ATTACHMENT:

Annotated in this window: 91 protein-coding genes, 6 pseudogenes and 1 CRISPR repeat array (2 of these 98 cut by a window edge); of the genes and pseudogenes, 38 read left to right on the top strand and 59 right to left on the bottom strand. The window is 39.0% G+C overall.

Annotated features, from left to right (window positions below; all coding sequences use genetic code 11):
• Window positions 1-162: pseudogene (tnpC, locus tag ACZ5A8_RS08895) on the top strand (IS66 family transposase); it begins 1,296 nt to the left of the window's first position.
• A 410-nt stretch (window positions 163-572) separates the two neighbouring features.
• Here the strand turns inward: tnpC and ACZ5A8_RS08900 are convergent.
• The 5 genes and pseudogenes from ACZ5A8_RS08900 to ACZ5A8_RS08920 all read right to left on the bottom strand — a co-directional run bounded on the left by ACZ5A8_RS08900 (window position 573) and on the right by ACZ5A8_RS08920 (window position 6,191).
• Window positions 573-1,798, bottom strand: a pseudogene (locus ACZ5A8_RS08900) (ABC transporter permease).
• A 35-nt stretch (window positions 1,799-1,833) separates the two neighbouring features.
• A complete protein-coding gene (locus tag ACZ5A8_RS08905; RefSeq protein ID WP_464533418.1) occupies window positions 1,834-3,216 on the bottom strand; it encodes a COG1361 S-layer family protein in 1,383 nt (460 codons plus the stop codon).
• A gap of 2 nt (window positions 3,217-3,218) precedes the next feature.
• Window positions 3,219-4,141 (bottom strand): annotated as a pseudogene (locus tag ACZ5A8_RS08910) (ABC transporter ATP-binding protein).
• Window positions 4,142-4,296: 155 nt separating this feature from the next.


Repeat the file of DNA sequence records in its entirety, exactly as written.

Annotated in this window: 91 protein-coding genes, 6 pseudogenes and 1 CRISPR repeat array (2 of these 98 cut by a window edge); of the genes and pseudogenes, 38 read left to right on the top strand and 59 right to left on the bottom strand. The window is 39.0% G+C overall.

Annotated features, from left to right (window positions below; all coding sequences use genetic code 11):
• Window positions 1-162: pseudogene (tnpC, locus tag ACZ5A8_RS08895) on the top strand (IS66 family transposase); it begins 1,296 nt to the left of the window's first position.
• A 410-nt stretch (window positions 163-572) separates the two neighbouring features.
• Here the strand turns inward: tnpC and ACZ5A8_RS08900 are convergent.
• The 5 genes and pseudogenes from ACZ5A8_RS08900 to ACZ5A8_RS08920 all read right to left on the bottom strand — a co-directional run bounded on the left by ACZ5A8_RS08900 (window position 573) and on the right by ACZ5A8_RS08920 (window position 6,191).
• Window positions 573-1,798, bottom strand: a pseudogene (locus ACZ5A8_RS08900) (ABC transporter permease).
• A 35-nt stretch (window positions 1,799-1,833) separates the two neighbouring features.
• A complete protein-coding gene (locus tag ACZ5A8_RS08905; RefSeq protein ID WP_464533418.1) occupies window positions 1,834-3,216 on the bottom strand; it encodes a COG1361 S-layer family protein in 1,383 nt (460 codons plus the stop codon).
• A gap of 2 nt (window positions 3,217-3,218) precedes the next feature.
• Window positions 3,219-4,141 (bottom strand): annotated as a pseudogene (locus tag ACZ5A8_RS08910) (ABC transporter ATP-binding protein).
• Window positions 4,142-4,296: 155 nt separating this feature from the next.